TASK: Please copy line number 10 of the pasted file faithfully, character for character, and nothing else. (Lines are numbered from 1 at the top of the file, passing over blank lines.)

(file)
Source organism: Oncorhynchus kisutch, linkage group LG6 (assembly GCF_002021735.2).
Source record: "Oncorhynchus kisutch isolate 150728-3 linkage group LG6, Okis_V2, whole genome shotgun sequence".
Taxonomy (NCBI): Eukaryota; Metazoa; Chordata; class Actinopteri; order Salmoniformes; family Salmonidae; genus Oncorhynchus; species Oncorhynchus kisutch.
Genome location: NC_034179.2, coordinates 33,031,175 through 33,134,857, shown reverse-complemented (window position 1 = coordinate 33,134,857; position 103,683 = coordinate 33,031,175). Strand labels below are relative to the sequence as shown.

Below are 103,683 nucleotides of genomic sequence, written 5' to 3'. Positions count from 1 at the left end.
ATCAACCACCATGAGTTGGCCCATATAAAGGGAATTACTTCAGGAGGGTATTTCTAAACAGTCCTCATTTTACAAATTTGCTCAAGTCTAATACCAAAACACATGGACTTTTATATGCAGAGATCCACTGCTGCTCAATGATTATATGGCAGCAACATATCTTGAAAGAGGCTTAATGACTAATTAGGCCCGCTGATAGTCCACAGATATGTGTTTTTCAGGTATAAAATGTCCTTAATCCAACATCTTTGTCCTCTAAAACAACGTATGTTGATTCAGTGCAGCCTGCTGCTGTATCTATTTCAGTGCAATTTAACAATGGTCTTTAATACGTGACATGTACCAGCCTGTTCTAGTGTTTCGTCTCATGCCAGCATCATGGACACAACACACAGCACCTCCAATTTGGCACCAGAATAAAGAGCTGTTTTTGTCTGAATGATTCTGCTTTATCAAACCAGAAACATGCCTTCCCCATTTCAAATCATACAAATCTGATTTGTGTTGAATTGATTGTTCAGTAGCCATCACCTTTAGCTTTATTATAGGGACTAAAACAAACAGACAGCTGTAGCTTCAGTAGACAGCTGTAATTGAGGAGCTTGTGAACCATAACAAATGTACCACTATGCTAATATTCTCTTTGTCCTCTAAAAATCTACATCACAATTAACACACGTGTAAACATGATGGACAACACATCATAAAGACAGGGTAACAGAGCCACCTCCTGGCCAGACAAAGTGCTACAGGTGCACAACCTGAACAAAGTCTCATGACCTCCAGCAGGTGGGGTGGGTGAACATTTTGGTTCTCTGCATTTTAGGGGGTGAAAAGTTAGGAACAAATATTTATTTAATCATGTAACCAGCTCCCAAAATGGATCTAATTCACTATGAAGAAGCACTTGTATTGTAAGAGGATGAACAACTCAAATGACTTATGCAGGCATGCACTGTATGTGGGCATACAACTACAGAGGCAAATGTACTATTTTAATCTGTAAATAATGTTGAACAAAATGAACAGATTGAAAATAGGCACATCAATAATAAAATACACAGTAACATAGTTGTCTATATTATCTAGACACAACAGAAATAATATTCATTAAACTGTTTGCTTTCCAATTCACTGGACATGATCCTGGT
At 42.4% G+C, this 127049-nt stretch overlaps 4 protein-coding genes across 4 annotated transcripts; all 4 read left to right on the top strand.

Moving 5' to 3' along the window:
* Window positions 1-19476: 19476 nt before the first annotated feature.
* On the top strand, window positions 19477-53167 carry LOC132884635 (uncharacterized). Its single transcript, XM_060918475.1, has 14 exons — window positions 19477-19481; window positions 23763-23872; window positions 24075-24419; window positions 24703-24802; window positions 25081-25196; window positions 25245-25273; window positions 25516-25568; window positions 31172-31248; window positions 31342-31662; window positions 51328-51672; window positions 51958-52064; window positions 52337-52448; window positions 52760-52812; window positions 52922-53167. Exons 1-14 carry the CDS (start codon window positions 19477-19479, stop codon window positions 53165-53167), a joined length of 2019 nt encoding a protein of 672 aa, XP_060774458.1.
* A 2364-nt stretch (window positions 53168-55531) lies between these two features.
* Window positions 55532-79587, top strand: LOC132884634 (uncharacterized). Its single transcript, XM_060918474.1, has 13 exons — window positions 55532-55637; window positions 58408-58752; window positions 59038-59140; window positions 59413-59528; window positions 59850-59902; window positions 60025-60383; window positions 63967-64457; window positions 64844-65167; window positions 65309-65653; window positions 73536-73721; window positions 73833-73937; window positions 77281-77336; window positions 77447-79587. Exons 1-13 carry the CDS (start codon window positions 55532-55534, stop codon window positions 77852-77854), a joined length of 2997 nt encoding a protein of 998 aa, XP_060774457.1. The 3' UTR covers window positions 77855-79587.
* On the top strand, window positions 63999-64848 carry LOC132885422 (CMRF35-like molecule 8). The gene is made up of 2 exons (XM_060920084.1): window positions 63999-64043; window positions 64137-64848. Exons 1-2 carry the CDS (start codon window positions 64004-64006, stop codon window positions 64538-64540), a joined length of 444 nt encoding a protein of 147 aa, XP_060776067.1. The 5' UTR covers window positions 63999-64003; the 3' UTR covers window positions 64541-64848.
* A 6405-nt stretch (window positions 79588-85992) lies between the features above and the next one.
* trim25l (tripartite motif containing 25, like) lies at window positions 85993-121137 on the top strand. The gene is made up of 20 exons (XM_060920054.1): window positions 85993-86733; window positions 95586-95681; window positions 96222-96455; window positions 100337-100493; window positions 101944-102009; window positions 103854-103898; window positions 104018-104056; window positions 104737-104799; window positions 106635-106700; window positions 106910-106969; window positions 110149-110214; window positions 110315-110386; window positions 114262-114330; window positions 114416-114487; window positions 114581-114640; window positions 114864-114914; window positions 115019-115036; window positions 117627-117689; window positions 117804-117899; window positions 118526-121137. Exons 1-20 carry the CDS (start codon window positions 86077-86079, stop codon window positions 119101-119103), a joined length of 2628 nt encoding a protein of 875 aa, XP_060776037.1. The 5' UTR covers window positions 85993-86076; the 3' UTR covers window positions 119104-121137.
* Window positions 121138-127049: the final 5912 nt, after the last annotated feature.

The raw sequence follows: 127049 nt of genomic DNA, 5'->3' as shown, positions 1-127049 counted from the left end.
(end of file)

* On the top strand, window positions 19477-53167 carry LOC132884635 (uncharacterized). Its single transcript, XM_060918475.1, has 14 exons — window positions 19477-19481; window positions 23763-23872; window positions 24075-24419; window positions 24703-24802; window positions 25081-25196; window positions 25245-25273; window positions 25516-25568; window positions 31172-31248; window positions 31342-31662; window positions 51328-51672; window positions 51958-52064; window positions 52337-52448; window positions 52760-52812; window positions 52922-53167. Exons 1-14 carry the CDS (start codon window positions 19477-19479, stop codon window positions 53165-53167), a joined length of 2019 nt encoding a protein of 672 aa, XP_060774458.1.